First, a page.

Jean Piaget’s Cognitive Theory and Skype
When Jean Piaget proposed his cognitive theory of development Skype had not been created and the conclusions of his theory were limited by the technological environment of his time. With the digital ages influence on contemporary environments his theory needs to be refocused against the environment of his testing which had a direct correlation on his assumptions.
When considering the introduction of Skype to a child’s environment and its impact on object permanence two factors affecting Piaget's theory need to be addressed: The cognitive development of the child is limited by the technologies of his time; then the consideration of the child’s ability to assimilate the concept of object permanence as it pertains to the object becoming viral and if that introduction produces developmental acceleration.
A typical day in the life of a child when Piaget devised his cognitive theory held little interaction with their environment as opposed to today. Children were thought of as morally tainted and needed constant discipline. Their physical bodies were expected to be exceptionally clean and the efforts of caregivers were focused on a clean body and a clean mind. Included with the child’s environment was time spent apart from the day to day activities of the home. Children did not have the interaction or background noise that a child is ingrained with from birth in the present. The background noises of a household were sounds of domestic maintenance; dishes clattering in the kitchen, rugs beaten by hand from the line, the sound of coal being added to the coal bin, the delivery of ice from a horse drawn cart and in rare cases the household had electricity, but the addition did little to increase overall noise. The pace of all of these baseline noises was much slower than what a child experiences today. The child’s mind held more time with silence, calm and much less mental stimulation.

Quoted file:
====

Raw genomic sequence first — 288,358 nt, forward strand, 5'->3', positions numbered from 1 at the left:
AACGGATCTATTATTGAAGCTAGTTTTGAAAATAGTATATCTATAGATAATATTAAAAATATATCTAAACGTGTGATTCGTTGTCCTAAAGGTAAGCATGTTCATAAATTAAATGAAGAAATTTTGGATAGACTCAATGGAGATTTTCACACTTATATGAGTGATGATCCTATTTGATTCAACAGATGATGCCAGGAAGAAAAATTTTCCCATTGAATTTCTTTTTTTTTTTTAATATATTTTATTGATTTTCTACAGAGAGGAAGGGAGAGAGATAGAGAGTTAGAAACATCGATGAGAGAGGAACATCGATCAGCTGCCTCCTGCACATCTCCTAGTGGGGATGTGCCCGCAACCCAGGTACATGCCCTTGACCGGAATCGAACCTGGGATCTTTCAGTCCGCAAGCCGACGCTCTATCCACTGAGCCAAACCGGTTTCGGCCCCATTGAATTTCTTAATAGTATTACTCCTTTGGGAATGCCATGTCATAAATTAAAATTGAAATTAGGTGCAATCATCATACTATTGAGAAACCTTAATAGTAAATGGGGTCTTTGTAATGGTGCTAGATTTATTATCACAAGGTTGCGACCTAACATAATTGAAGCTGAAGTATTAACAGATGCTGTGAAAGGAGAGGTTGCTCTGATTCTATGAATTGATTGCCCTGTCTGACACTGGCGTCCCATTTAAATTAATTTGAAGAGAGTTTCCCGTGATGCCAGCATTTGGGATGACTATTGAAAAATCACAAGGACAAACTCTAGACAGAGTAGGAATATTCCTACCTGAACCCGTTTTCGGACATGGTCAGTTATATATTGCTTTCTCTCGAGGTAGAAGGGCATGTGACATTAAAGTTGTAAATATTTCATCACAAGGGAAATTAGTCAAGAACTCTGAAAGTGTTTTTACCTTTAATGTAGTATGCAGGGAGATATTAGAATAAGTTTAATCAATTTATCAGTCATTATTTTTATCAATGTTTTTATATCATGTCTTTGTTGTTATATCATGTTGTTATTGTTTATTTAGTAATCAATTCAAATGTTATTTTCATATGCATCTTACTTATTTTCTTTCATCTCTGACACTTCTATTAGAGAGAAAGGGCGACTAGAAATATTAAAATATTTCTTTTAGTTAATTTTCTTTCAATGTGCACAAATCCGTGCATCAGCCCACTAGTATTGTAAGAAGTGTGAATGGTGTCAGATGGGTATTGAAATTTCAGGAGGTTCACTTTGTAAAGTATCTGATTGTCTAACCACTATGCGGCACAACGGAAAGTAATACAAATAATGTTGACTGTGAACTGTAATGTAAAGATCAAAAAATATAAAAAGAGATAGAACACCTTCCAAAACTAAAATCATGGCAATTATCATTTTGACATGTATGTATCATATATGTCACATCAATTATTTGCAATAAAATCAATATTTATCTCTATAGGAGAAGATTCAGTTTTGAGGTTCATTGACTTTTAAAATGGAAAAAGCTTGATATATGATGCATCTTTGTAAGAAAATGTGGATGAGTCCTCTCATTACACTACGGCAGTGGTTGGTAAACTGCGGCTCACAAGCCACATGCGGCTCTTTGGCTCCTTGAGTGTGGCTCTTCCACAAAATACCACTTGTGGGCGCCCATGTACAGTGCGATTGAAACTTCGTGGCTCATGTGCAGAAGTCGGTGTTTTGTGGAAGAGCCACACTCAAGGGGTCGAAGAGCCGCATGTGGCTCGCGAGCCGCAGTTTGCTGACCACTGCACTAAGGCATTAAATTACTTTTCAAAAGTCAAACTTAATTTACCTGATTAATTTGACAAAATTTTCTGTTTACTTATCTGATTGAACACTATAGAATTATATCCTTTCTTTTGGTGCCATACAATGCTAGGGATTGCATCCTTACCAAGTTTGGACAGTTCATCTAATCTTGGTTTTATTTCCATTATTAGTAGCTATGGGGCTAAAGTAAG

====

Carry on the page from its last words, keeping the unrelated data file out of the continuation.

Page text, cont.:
Since Piaget proposed that a child’s cognitive development is perceives the interactions of his environment he devised a time frame of development that would support the day to day lifestyle of that child. This propelled him to his conclusion that a child enters the sensorimotor stage which is present at birth and is fully developed between eighteen to twenty four months and that the preoperational stage ranges from eighteen to twenty four months and is fully developed by age seven.